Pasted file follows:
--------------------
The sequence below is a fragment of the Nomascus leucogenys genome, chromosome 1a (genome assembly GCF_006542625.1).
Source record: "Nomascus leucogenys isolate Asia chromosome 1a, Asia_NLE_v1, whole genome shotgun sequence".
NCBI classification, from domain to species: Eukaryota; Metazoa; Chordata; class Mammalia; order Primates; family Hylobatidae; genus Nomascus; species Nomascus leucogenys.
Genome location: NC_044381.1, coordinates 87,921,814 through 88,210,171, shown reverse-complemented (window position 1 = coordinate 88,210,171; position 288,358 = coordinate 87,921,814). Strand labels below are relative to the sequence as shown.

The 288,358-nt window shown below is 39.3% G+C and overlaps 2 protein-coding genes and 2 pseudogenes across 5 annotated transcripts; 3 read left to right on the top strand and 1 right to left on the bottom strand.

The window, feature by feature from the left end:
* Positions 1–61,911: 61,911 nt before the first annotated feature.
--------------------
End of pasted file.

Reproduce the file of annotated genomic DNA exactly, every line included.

The sequence below is a fragment of the Nomascus leucogenys genome, chromosome 1a (genome assembly GCF_006542625.1).
Source record: "Nomascus leucogenys isolate Asia chromosome 1a, Asia_NLE_v1, whole genome shotgun sequence".
NCBI classification, from domain to species: Eukaryota; Metazoa; Chordata; class Mammalia; order Primates; family Hylobatidae; genus Nomascus; species Nomascus leucogenys.
Genome location: NC_044381.1, coordinates 87,921,814 through 88,210,171, shown reverse-complemented (window position 1 = coordinate 88,210,171; position 288,358 = coordinate 87,921,814). Strand labels below are relative to the sequence as shown.

The 288,358-nt window shown below is 39.3% G+C and overlaps 2 protein-coding genes and 2 pseudogenes across 5 annotated transcripts; 3 read left to right on the top strand and 1 right to left on the bottom strand.

The window, feature by feature from the left end:
* Positions 1–61,911: 61,911 nt before the first annotated feature.